Guidelines on Meetings
By resolution adopted on February 28, 1972, as subsequently amended, the Board of Directors has prescribed the following Guidelines governing Council meetings:
The purpose of meetings sponsored by the Council on Foreign Relations is to promote understanding of international affairs through the free interchange of ideas among participants.
In order to encourage to the fullest a free, frank, and open exchange of ideas in Council meetings, the Board of Directors has prescribed, in addition to the Non-Attribution Rule, the following Guidelines. All participants in Council meetings are expected to be familiar with and adhere to these Guidelines.
- Since the Council invites guests representing many different viewpoints, since it selects topics regardless of, or because of, their controversiality, and since there is a wide divergence of viewpoints among members, it is to be expected that Council meetings will sometimes be marked by sharp dispute.
- Meetings chairmen are expected to stimulate open expression of opinion by all participants and should not attempt to mute controversy or stifle differences of viewpoint where they exist. To his end, it is the responsibility of chairmen to see to it that all viewpoints expressed are treated with respect and that parliamentary decorum is maintained.
- Principal speakers should expect to be questioned vigorously on any point relevant to their intellectual interest, experience, or expertise in international affairs. It is recognized, however, that some speakers, particularly those holding official positions, may not feel free to answer some questions, and, in such case, their declination will be respected
Apart from the traditional meetings for spouses and for sons and daughters of the members, occasional meetings are also open to guests of members. Guest privileges are for those who have special expertise or experience that relates directly to the meeting, as well as the general qualifications of potential candidates for Council membership. Members bringing guests should secure the permission of the Council department organizing the meeting and acquaint their guests with the Council’s Non-Attribution Rule governing what is said at meetings.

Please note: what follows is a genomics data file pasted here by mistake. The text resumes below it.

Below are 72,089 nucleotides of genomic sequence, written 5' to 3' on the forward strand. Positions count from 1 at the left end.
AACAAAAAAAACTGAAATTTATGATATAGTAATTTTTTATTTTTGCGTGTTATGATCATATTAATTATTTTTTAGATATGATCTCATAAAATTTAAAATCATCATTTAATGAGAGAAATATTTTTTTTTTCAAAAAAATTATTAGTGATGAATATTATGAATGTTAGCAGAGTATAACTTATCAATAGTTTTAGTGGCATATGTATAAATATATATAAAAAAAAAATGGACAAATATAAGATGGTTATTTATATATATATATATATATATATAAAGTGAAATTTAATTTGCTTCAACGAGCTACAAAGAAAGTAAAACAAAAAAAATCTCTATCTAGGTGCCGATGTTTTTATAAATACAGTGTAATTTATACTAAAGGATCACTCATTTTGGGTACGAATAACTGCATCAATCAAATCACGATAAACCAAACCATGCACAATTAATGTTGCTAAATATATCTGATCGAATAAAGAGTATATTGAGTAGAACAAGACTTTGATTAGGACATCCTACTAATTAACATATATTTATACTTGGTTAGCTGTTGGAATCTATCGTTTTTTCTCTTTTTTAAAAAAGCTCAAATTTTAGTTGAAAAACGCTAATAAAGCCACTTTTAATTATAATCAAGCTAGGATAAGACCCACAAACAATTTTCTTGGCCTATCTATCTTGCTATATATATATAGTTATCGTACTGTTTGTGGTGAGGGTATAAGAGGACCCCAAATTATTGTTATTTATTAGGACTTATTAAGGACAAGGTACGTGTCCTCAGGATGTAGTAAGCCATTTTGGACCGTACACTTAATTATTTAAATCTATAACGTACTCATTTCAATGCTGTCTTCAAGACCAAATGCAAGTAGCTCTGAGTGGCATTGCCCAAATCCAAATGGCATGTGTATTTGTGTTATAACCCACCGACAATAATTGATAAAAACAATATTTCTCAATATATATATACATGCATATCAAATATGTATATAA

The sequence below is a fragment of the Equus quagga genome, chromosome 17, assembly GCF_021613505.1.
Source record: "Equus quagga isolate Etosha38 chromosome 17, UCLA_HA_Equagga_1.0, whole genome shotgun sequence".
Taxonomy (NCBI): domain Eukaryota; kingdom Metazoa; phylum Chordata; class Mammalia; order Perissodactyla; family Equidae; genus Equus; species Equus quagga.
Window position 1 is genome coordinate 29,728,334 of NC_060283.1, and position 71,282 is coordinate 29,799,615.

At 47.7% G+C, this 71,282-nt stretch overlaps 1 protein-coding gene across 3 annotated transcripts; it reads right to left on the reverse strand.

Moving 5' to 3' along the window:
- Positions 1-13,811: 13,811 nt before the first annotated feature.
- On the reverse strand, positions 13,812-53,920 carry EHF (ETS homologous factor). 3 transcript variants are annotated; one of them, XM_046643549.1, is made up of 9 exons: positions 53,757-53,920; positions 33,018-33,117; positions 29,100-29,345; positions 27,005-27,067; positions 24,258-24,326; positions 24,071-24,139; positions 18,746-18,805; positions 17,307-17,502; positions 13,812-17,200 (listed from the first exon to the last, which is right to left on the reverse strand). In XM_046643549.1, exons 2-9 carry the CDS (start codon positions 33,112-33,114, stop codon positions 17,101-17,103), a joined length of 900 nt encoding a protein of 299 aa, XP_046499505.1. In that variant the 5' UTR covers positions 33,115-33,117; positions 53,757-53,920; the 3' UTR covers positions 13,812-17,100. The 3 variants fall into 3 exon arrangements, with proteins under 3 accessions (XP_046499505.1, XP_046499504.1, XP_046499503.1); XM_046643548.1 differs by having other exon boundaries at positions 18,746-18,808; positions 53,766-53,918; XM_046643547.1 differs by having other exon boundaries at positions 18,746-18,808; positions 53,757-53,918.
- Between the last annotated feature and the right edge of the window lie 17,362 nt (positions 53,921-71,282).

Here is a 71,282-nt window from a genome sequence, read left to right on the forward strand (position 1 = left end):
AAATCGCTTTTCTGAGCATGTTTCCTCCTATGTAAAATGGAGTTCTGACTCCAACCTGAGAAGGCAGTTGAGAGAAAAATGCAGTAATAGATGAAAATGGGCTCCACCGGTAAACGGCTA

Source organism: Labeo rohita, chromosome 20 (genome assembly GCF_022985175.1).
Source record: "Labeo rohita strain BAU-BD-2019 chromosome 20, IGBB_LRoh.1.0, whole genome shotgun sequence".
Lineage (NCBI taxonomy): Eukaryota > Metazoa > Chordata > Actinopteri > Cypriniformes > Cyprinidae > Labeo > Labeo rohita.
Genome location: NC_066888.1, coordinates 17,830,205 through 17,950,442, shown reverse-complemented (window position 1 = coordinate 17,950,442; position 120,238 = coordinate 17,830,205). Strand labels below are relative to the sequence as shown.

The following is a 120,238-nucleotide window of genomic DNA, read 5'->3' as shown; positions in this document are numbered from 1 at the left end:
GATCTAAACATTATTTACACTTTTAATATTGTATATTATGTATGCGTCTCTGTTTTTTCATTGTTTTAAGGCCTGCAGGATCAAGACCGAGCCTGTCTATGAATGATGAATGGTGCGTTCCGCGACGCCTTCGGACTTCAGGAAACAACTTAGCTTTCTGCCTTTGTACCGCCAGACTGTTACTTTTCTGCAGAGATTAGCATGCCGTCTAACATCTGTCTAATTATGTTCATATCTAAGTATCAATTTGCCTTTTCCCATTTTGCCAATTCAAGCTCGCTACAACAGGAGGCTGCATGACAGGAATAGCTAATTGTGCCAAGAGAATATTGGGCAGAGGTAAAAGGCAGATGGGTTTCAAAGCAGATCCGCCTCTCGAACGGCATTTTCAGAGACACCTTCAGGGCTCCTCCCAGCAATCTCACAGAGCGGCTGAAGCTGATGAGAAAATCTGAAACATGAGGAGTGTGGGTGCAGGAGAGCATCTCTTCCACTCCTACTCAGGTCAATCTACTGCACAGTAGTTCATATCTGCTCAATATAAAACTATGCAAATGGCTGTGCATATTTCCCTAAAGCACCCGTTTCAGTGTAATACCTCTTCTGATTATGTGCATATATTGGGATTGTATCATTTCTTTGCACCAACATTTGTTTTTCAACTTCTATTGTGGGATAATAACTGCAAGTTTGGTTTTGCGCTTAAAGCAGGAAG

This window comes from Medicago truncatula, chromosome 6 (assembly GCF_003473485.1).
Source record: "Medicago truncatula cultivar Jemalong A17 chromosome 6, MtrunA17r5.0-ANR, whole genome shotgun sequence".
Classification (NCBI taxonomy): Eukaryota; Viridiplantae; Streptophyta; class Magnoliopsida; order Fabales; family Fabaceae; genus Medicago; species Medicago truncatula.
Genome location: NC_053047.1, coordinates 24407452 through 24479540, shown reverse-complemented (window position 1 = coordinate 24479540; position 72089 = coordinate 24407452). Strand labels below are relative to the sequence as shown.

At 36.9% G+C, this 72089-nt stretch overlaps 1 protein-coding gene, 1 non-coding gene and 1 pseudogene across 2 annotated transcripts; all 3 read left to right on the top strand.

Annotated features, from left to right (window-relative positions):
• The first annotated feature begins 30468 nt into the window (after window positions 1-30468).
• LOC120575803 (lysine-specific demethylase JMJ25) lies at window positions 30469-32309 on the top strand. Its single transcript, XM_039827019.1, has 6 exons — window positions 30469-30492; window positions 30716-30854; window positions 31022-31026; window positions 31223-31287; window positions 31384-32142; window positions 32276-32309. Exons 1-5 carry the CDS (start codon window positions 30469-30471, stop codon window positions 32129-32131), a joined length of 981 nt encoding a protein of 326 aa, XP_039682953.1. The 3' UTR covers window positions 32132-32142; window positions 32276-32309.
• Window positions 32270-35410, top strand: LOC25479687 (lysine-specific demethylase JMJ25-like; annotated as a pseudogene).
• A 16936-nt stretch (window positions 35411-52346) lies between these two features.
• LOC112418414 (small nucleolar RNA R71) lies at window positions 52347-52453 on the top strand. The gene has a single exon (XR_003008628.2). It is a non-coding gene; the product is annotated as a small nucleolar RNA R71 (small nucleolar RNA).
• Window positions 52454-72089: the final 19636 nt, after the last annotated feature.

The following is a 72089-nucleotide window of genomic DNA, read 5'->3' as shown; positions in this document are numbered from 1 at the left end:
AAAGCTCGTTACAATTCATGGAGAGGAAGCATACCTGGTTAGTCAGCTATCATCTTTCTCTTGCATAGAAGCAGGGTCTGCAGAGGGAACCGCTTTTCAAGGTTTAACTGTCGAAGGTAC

Policy on Conflicts of Interest
By resolution of the Council’s Board of Directors, adopted February 19, 2015, and revised on February 27, 2018, the following policy concerning actual or potential conflicts of interest has been approved:
The purpose of this policy (the “Policy”) is to protect the interests of the Council when it is contemplating entering into a transaction or arrangement that might benefit the private interest of a Director, Officer, or Key Person of the Council. The Council will not enter into any such transaction or arrangement unless it is determined by the Board in the manner described below to be fair, reasonable, and in the best interests of the Council at the time of such determination. This Policy is intended to supplement, but not replace, any applicable state and federal laws governing conflicts of interest applicable to nonprofit and charitable organizations.
Article 1: Related Party Transactions and a Duty to Disclose
A Related Party Transaction is not necessarily a prohibited transaction. Under this Policy, if the Council contemplates entering into a Related Party Transaction, the Independent Directors of the Board or the Audit Committee must determine if the transaction is fair, reasonable, and in the best interests of the Council at the time of such determination.
If a Related Party acquires any Financial Interest or when any matter for decision or approval comes before the Board in which a Related Party has a Financial Interest, that Financial Interest must be promptly disclosed. The Disclosure should be made in writing by the Director, Officer, or Key Person involved (or aware of the potential Related Party Transaction) to the Chair of the Audit Committee and the Secretary of the Corporation together with all material facts. Key Persons who are also employees are also required to provide notice to the Vice President, Human Resources.
Article 2: Definitions
Financial Interest. A person has a Financial Interest if such person would receive an economic benefit, directly or indirectly, from any transaction, agreement, and/or compensation agreement, including direct or indirect remuneration, as well as gifts or favors that are not insubstantial or other arrangements involving the Council.
Independent Director. A member of the Board who: